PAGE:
Christine Stoddard

Christine Stoddard

Bio

Originally from Virginia, Christine Stoddard is a Salvadoran-Scottish-American writer and artist. She also is the founding editor of Quail Bell Magazine, a place for real and unreal stories from around the world. Her art and stories have appeared in Cosmopolitan, Bustle,The Huffington Post, Vivala, The Feminist Wire, the New York Transit Museum, Philly Fringe Fest, and beyond. She also is the author of Hispanic and Latino Heritage in Virginia (The History Press, 2016). In 2014, Folio Magazine named Christine one of the media industry's top visionaries in their 20s.

Christine Stoddard Articles

I want to see the place that shaped my mother and her earliest memories because she shaped me and my earliest memories.

When Your Mother's Land Isn't Your  Motherland

Immigrants are pushed out of their home countries due to social, political, or economic forces beyond their control — poverty, genocide, wartime.... I doubt many Salvadorans of my mother's generation fled El Salvador to go “find themselves.”

Read...
image credit: Thinkstock

Love It? Hate It? Vocal Fry Is Everywhere

I cringe when Kim Kardashian opens her pouty lips because I know the onslaught of vocal fry

Read...
What we cannot afford to do is spread more hate, especially among our own people.

I Won’t Resent The Latinx Folks Who Voted For Trump

In the weeks since Election Day, I’ve come to realize that while I’m entitled to my feelings, resenting the Latinx folks who voted for Trump is not a productive use of my time.

Read...
Image: Thinkstock

Living In The South As A Non-Black Mixed-Race Person

Fielding off-putting questions and comments is a regular part of the mixed-race experience around the world. Yet this social phenomenon is especially common in places with a legacy of institutionalized and cultural racism. That includes the South.

Read...
Children make me giddy, whether I’m on the subway or in the park. Image: Adrianna Calvo/Pexels.

When None Of Your Feminist Friends Want Kids

Most of my friends are my age or slightly older and yet virtually none of them want children… ever. They argue that women deserve respect and autonomy over their bodies. I passionately agree. A few of these friends are, like me, engaged or married, but even they don’t want kids. One of my engaged friends says she and her fiancé may want to adopt children later in life, after they’ve had the chance to travel extensively.

Read...
All illustrations by Kristen Rebelo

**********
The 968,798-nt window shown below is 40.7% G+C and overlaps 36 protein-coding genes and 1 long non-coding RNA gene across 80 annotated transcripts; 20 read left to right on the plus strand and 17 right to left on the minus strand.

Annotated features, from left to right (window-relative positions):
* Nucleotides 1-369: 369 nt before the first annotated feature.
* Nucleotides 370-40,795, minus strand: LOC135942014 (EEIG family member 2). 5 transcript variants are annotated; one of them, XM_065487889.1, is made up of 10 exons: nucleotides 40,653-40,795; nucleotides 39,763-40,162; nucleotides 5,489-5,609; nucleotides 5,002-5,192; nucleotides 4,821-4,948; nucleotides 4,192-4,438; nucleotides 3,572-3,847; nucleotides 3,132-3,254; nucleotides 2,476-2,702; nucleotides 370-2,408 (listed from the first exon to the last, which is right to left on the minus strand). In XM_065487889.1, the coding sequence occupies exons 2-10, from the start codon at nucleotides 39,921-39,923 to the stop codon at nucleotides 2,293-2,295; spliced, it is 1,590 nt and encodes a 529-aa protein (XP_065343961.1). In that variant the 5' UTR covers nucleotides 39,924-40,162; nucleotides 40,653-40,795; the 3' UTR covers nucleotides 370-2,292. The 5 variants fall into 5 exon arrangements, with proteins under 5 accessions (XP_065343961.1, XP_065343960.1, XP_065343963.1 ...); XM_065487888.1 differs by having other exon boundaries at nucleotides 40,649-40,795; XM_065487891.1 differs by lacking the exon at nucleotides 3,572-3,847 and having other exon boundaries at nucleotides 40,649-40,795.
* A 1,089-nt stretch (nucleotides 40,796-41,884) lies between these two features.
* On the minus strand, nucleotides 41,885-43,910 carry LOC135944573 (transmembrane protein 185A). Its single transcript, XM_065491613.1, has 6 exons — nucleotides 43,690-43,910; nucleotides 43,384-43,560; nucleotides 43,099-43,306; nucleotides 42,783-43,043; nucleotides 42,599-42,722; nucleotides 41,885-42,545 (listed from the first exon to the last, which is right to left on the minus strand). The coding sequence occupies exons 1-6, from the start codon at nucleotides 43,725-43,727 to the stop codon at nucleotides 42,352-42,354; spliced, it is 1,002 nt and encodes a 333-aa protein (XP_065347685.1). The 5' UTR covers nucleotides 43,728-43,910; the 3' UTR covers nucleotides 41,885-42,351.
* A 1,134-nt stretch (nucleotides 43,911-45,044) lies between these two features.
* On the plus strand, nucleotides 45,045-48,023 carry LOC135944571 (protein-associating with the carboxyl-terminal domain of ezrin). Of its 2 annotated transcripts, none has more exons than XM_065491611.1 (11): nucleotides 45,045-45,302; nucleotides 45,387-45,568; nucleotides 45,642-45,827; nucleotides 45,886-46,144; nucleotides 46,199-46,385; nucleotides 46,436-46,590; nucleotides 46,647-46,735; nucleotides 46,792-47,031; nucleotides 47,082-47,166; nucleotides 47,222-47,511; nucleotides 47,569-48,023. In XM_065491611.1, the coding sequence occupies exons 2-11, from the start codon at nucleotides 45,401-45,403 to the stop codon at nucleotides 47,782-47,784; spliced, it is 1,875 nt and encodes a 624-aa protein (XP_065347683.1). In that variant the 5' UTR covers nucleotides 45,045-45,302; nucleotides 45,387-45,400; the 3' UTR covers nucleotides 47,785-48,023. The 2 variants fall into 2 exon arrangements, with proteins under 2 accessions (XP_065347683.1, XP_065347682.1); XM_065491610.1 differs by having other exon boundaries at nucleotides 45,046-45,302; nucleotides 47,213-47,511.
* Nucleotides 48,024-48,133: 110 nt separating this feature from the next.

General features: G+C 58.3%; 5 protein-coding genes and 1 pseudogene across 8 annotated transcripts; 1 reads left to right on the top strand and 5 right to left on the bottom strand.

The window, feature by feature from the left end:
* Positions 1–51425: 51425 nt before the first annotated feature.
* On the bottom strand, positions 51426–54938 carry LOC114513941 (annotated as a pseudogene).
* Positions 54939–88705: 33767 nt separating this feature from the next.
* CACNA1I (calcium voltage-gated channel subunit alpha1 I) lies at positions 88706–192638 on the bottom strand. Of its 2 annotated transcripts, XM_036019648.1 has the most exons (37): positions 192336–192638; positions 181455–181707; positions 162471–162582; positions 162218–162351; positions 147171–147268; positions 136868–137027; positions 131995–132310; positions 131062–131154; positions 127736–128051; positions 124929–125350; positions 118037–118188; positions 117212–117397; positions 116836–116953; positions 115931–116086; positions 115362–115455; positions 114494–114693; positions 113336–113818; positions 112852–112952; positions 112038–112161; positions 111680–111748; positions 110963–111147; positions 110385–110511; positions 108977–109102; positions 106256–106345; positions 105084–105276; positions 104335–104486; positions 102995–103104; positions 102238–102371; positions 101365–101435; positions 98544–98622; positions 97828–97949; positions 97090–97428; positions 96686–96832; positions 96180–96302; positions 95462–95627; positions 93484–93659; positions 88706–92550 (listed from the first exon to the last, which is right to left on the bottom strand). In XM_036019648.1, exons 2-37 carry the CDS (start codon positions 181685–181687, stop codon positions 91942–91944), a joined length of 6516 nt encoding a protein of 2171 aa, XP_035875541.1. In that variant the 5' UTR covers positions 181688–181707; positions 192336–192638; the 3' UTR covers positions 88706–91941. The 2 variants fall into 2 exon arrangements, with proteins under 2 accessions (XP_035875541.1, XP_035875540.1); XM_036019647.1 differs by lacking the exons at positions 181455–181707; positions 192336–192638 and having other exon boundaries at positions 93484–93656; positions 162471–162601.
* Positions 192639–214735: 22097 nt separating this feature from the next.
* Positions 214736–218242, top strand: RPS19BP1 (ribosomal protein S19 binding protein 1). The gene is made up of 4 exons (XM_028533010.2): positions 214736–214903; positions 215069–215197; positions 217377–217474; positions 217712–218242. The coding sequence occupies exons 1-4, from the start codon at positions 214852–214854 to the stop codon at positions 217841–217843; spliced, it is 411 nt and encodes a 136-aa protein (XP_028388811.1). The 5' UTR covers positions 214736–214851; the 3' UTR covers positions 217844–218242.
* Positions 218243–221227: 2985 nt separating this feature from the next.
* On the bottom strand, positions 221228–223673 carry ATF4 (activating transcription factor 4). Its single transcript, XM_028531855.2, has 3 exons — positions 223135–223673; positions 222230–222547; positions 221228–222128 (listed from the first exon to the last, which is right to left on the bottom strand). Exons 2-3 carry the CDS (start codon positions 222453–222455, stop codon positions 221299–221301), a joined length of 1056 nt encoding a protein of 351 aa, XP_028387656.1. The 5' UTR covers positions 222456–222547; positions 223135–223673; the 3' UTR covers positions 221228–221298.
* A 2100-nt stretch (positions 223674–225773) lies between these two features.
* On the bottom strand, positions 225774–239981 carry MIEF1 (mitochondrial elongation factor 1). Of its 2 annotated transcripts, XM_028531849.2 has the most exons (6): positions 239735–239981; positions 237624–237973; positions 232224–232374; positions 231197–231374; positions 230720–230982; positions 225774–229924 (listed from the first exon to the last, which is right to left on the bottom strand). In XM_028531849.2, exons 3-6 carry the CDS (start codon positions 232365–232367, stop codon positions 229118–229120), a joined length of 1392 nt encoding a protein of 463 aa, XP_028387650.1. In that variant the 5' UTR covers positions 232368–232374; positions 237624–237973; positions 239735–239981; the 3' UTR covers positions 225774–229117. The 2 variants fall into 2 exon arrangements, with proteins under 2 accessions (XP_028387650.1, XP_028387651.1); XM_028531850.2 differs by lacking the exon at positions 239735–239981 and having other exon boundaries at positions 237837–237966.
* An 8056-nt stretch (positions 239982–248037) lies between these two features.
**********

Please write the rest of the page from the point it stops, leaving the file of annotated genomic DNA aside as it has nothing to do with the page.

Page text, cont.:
My Encounter with a 'Non-Racist' in Fear of a Black Neighborhood

Black—the whispered word in educated, politically correct, upper middle class society.

Read...
Photo: courtesy of the author.

How Drag Queens Like Lady Bunny Inspire A Straight Biracial Woman Like Me

Drag queens, like Lady Bunny, teach outsiders to embrace ourselves and to embrace others. That means doing more than demonstrating tolerance.

Read...
If someone doesn’t want to have sex, now or ever, that is her choice.

We Can Respect Virginity & Celibacy Without Supporting Purity Culture

I eventually began to accept that truly being a feminist means embracing the idea of “my body, my choice” in all its incarnations. If I truly believe that women have the right to accessible birth control, the right to safe abortions, the right to consent to sex, and the right to make any decision regarding their own body, it also means I should believe women have the right to decide to never, ever have sex. There are two things that made it hard for me to come to that realization: virgin-shaming and purity culture.

Read...
After wearing glasses since fourth grade and contacts since high school, I was eager to see the world unassisted. Image: Liam Welch/Unsplash.

Life After LASIK: Seeing The World On My Own Terms

I was shivering and sweating. What if the procedure didn't work? What if I had serious complications? What if I had to come back?

Read...
Image: WordsmithChristine.com

9 Obstacles That Moms In Freddie Gray's Neighborhood Face

I recently spent some time in Freddie Gray's West Baltimore neighborhood asking local women for their thoughts on police reform. I was curious because, as the Freddie Gray trials drag on, I can't help but feel that city and state officials are failing to ask everyday people what needs to change.

Read...